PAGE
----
Europe | Denmark | Copenhagen – ‘Wonderful Copenhagen Information’
Coming off the night train from Copenhagen, my main priority was finding my hostel. Easier said than done. According to my info, I was supposed to take the 8 or 13 bus from the Tivoli side of the train station. Guess what. Neither bus 8 nor bus 13 existed. So I took a trip to the tourist info center right across the way (incidentally, it was called ‘Wonderful Copenhagen Tourist Information’) and got a free city map and some advice about getting to my hostel. Actually, I joined a pack of other travellers who were on their way to the hostel as well. We tromped into Sleep-in Heaven and found our beds in the huge, HUGE warehouse-like room and got situated.
I found out from someone working at the desk that night that there was going to be a concert that night…Ani Difranco was playing in Copenhagen!!!! I promptly met a girl from Del Rio, Texas who was stationed in England, Rocky (short for Raquel), and who’d been following Ani around on her European tour. We went together to the Vega club to see about tickets. Turned out to not be sold out…no problem getting a ticket!! Two other girls Rocky and I met, Fannie (from Alaska) and Anja (from Copenhagen) saved us seats…in the 2nd Row! It was such an amazing show. Ani was on fire…her voice was full of cracked beauty, and she just burned up her guitar. The show was short, only about an hour and a half. Afterwards, Rocky, Fannie, Anja, and I walked down to a cozy little pub that provided blankets to its outside-sitting guests (us!)…it seems to be the thing to do in Denmark. Anja told us stories about some Danish customs I wasn’t familiar with, such as the practice of putting babies out on balconies during the night, even during the winter. Danish people think the night air is good for children (almost directly opposite to our way of thinking). Anja said that a Danish woman visiting New York was once cited for neglect for doing this!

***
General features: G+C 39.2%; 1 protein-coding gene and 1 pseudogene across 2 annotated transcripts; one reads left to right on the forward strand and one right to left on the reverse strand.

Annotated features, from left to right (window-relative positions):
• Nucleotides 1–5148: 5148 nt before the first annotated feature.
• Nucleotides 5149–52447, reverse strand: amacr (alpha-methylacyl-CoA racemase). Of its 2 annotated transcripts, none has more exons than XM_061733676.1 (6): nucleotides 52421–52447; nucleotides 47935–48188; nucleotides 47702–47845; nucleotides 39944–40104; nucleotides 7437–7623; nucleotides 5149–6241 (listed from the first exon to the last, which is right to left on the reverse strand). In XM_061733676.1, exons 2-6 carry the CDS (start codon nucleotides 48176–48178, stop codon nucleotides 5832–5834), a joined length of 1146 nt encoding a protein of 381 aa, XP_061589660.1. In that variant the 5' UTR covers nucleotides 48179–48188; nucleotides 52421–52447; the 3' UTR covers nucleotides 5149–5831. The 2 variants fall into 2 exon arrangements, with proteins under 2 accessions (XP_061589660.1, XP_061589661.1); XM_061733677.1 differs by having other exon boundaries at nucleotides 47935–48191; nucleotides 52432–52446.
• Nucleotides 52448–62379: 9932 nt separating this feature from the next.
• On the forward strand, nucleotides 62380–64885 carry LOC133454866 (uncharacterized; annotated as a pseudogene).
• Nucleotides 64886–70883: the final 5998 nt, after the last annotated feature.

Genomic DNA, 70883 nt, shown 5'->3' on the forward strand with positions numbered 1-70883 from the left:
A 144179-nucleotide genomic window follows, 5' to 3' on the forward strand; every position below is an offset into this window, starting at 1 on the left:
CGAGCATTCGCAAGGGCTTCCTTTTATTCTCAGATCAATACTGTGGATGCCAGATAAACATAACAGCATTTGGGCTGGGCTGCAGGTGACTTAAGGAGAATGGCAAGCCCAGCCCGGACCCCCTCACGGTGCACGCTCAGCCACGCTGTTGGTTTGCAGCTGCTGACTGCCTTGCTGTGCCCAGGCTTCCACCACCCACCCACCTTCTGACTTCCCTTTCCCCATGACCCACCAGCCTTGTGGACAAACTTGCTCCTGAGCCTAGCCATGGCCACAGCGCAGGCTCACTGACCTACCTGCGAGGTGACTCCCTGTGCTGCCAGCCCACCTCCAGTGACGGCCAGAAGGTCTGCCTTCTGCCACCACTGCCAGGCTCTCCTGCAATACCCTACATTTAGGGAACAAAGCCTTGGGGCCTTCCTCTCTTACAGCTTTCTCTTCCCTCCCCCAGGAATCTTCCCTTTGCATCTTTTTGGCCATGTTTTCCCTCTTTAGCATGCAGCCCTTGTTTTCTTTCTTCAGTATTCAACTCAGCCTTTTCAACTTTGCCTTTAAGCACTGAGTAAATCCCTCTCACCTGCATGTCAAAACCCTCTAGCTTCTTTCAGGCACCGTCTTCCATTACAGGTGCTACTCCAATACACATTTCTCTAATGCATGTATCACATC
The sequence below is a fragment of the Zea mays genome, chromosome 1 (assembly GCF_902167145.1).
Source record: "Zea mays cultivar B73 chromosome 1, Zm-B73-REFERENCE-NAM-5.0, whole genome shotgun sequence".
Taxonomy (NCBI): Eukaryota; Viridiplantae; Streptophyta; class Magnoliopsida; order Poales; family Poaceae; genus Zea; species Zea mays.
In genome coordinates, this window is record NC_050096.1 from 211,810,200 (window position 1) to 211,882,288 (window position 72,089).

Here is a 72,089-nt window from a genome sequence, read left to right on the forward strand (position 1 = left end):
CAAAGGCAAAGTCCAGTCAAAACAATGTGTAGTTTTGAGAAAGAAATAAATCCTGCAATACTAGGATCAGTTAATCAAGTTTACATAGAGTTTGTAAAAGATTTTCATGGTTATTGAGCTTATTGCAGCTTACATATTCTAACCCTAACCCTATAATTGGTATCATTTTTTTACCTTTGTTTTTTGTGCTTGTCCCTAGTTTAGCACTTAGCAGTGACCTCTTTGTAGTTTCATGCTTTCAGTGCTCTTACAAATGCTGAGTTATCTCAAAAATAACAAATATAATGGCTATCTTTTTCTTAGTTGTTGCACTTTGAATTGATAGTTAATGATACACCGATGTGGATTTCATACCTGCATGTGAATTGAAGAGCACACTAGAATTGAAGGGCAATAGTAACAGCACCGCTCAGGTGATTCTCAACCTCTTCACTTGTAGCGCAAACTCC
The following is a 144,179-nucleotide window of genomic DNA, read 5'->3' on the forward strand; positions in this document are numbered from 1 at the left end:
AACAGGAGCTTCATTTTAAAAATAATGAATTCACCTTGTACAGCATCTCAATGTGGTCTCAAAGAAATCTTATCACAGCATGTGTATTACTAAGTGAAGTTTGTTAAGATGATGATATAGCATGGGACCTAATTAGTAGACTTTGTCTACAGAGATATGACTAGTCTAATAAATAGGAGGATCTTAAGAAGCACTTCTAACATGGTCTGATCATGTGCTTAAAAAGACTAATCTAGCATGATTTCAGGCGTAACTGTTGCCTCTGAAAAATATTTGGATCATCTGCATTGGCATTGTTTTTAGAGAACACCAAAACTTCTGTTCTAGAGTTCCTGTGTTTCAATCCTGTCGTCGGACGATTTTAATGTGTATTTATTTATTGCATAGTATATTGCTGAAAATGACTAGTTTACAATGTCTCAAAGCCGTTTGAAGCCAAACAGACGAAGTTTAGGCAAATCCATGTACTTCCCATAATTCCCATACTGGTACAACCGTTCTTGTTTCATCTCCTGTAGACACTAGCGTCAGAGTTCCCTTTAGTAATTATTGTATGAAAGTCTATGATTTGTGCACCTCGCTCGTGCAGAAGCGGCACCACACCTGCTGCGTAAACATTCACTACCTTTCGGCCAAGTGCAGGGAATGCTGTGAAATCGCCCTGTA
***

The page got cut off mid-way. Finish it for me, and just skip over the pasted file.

Anyway, we had a good time. The next day, Rocky and I caught a bite to eat before she left for the airport. I walked around the city and took a canal cruise, which provided a great deal of orientation and background information. Our guide repeated everything three times, in Danish, German, and English. Oh, to be bi/trilingual.
Day three had me doing some more walking. I walked down to the Ny Carlsburg Glyptotek, which houses Copenhagen’s collection of sculpture, plus extensive Egyptian and Etruscan collections. Then I continued (in the brisk, spring-like air) to Christiansborg, seat of the Danish government. Didn’t tour anything here, just walked around the grounds. Furthur east was Amalienborg Palace, where the queen was in residence, according to the flag flying from the roof. I then walked for about a million more miles before finally coming to the statue of the Little Mermaid, which is perched on a rock in the harbor. It was a bit anticlimactic, due to the not-so-scenic industrial setting in the background, but I still liked seeing her, looking out to sea. The weather had been turning ever brisker, and now rain was sprinkling here and there. I decided I hadn’t walked enough that day and proceeded to hike around a parklike area, which was nice. The rain poured on down, but I had my jacket, so didn’t mind so much.